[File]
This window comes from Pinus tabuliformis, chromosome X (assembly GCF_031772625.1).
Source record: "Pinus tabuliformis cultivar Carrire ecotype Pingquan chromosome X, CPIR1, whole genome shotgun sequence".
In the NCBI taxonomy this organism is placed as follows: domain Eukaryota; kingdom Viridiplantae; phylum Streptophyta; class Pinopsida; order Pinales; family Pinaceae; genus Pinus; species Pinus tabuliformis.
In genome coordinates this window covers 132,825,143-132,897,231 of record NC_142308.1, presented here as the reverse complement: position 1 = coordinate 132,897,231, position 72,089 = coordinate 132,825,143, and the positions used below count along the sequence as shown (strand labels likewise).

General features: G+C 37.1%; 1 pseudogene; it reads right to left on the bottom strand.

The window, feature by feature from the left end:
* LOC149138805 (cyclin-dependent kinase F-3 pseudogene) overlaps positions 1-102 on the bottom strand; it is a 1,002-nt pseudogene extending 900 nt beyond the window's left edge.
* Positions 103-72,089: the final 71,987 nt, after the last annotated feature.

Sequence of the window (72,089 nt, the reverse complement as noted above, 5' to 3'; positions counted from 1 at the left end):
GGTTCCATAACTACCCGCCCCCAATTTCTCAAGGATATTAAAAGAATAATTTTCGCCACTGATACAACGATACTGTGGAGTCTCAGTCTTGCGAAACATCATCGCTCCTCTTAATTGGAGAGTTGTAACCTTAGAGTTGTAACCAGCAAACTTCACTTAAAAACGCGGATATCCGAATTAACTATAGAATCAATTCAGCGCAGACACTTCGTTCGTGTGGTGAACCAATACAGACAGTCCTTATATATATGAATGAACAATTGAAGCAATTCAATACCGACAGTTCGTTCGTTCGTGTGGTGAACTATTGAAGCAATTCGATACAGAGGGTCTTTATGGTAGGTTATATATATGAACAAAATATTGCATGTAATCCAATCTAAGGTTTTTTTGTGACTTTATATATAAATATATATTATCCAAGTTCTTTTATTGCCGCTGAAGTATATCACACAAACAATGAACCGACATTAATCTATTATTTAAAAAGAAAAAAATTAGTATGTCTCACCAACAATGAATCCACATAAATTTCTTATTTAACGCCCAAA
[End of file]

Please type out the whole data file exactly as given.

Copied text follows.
This window comes from Pinus tabuliformis, chromosome X (assembly GCF_031772625.1).
Source record: "Pinus tabuliformis cultivar Carrire ecotype Pingquan chromosome X, CPIR1, whole genome shotgun sequence".
In the NCBI taxonomy this organism is placed as follows: domain Eukaryota; kingdom Viridiplantae; phylum Streptophyta; class Pinopsida; order Pinales; family Pinaceae; genus Pinus; species Pinus tabuliformis.
In genome coordinates this window covers 132,825,143-132,897,231 of record NC_142308.1, presented here as the reverse complement: position 1 = coordinate 132,897,231, position 72,089 = coordinate 132,825,143, and the positions used below count along the sequence as shown (strand labels likewise).

General features: G+C 37.1%; 1 pseudogene; it reads right to left on the bottom strand.

The window, feature by feature from the left end:
* LOC149138805 (cyclin-dependent kinase F-3 pseudogene) overlaps positions 1-102 on the bottom strand; it is a 1,002-nt pseudogene extending 900 nt beyond the window's left edge.
* Positions 103-72,089: the final 71,987 nt, after the last annotated feature.

Sequence of the window (72,089 nt, the reverse complement as noted above, 5' to 3'; positions counted from 1 at the left end):
GGTTCCATAACTACCCGCCCCCAATTTCTCAAGGATATTAAAAGAATAATTTTCGCCACTGATACAACGATACTGTGGAGTCTCAGTCTTGCGAAACATCATCGCTCCTCTTAATTGGAGAGTTGTAACCTTAGAGTTGTAACCAGCAAACTTCACTTAAAAACGCGGATATCCGAATTAACTATAGAATCAATTCAGCGCAGACACTTCGTTCGTGTGGTGAACCAATACAGACAGTCCTTATATATATGAATGAACAATTGAAGCAATTCAATACCGACAGTTCGTTCGTTCGTGTGGTGAACTATTGAAGCAATTCGATACAGAGGGTCTTTATGGTAGGTTATATATATGAACAAAATATTGCATGTAATCCAATCTAAGGTTTTTTTGTGACTTTATATATAAATATATATTATCCAAGTTCTTTTATTGCCGCTGAAGTATATCACACAAACAATGAACCGACATTAATCTATTATTTAAAAAGAAAAAAATTAGTATGTCTCACCAACAATGAATCCACATAAATTTCTTATTTAACGCCCAAA